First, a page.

At 3½ hours, the Frank Sheeran-Jimmy Hoffa biopic is not only the longest film of Scorsese’s career, but the longest studio movie of the decade.
Well, chug a 5-hour Energy, because the terrific “Irishman” deserves your full, un-fatigued attention.
The buzz around the movie until now has not been about how this is Scorsese’s first collaboration with Al Pacino, or that it’s the director’s grand return to the Mafia genre after 1995’s “Casino.” What the people are going crazy over are the digital face-lifts. That’s right — Robert De Niro, Joe Pesci and Pacino are given the Joan Rivers treatment with the help of CGI.
We watch Sheeran (De Niro), a truck driver-turned-mob fixer, age back and forth from his 30s to his 80s and many years in between. The pricey special effect is cool, if occasionally creepy. In the youthful scenes, De Niro looks less 30 and more Gumby, with expressionless eyes and face only a Martian could love. But as the actors move closer to their natural ages, the subtle, computerized wrinkle cream works wonders.
The first part of the movie is a lot like “Goodfellas.” There’s voiceover narration provided by Sheeran from a retirement home and a nostalgic origin story set to “In the Still of the Night.” He starts off in the 1950s as a union driver and soon winds up doing favors for the Pennsylvania-based Bufalino crime family, headed by Russell Bufalino (Pesci).
Pesci’s iconic turns are so rammed in our minds that it’s easy to forget he retired and hasn’t made a movie in almost a decade. But in this genre, Pesci’s the Most Valuable Paisan. The 76-year-old actor brings all his scrappy idiosyncrasies, but is also more tender and introspective than usual.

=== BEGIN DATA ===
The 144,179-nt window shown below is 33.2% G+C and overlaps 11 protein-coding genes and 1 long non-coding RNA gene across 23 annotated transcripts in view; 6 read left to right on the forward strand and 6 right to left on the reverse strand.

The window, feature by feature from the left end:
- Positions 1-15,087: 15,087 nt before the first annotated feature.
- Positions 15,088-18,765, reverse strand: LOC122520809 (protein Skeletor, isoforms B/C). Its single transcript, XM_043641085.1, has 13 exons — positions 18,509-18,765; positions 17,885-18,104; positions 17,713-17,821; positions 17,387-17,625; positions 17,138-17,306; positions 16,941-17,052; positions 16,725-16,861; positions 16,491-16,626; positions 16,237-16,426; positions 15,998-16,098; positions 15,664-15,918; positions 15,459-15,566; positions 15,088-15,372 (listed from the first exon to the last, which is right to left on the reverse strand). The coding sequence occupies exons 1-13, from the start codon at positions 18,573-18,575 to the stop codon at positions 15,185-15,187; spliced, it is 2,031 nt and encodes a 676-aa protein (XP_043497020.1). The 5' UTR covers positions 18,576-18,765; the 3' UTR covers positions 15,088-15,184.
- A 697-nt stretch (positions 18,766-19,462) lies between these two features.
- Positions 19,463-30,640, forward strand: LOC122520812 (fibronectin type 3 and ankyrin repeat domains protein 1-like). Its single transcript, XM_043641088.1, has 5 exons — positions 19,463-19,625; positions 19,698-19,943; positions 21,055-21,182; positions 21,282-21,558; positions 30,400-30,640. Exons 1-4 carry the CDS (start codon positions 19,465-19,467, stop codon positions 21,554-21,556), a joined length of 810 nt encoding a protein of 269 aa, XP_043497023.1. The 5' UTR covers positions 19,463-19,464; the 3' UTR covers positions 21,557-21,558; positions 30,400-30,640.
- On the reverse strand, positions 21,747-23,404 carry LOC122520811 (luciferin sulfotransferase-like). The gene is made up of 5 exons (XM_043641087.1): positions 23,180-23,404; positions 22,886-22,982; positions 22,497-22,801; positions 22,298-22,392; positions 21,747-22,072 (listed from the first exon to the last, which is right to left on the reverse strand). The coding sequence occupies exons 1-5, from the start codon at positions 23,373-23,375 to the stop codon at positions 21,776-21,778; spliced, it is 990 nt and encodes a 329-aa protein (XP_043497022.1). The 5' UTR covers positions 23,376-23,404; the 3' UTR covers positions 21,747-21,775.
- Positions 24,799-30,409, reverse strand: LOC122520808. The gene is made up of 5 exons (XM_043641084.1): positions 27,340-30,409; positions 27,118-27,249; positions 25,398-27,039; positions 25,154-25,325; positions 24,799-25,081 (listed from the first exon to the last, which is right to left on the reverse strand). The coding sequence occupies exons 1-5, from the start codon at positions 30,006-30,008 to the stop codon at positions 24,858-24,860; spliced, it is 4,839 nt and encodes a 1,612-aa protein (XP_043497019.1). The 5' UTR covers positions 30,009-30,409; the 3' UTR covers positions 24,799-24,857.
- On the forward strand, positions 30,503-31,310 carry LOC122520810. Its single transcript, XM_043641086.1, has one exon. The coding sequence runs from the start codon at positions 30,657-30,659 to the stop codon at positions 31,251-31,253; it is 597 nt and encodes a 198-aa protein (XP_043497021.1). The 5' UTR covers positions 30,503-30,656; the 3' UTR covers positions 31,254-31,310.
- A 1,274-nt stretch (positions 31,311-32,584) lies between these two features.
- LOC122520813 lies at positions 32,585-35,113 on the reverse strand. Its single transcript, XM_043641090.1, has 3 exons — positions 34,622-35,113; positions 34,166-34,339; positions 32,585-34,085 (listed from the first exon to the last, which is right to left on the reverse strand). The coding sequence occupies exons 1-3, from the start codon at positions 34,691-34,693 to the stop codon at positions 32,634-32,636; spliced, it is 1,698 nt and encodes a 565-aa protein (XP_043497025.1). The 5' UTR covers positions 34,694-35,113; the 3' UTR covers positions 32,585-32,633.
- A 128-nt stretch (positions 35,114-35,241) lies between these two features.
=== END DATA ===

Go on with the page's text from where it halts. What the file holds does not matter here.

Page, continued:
Joe Pesci as Russell Bufalino and Robert De Niro as Frank “The Irishman” Sheeran in “The Irishman.”Niko Tavernise / NETFLIX
“The Irishman” breaks from the mobster flick formula when Hoffa (Pacino) enters the picture in the 1960s. A pal of the Bufalinos, the powerful union boss needs protection, so they enlist Sheeran. The pair become friends, and the fixer’s questions of loyalty, love and family intensify.
This has a different tone than your average gangster film. Plenty of marks are shot in the forehead, yes, and a lot of wine is poured in the corner booths of dimly lit Italian restaurants, but it’s also knock-down, drag-out-into-the-river funny. The best line belongs to De Niro: “Usually three people can keep a secret,” he says. “When two of them are dead.” And Pacino is a ham as Hoffa, wildly gesturing like a coked-up cheerleader and bickering with everybody.
Speaking of Jimmy, the movie is based on the 2004 biography of Sheeran called “Heard You Paint Houses,” and so we see his version of what happened to Hoffa, who went missing in 1975 and was never found. I won’t tell you what that story is, but it sure ain’t vague.
Five decades is a lot of history to hold together, and it could have easily crumbled. Remember “Gotti”? But Scorsese is at the top of his game here. His film is never boring, and it explores some unexpectedly deep themes for mafiosos. Witness De Niro coming alive as his character crawls toward death: friendless, ailing and with only a priest to talk to.
The director’s mindset has, thankfully, not been de-aged. When Scorsese was 47, he made a movie in which his main character said he “always wanted to be a gangster.” At 76, Scorsese would rather focus on a guy who just wants his daughter to call back.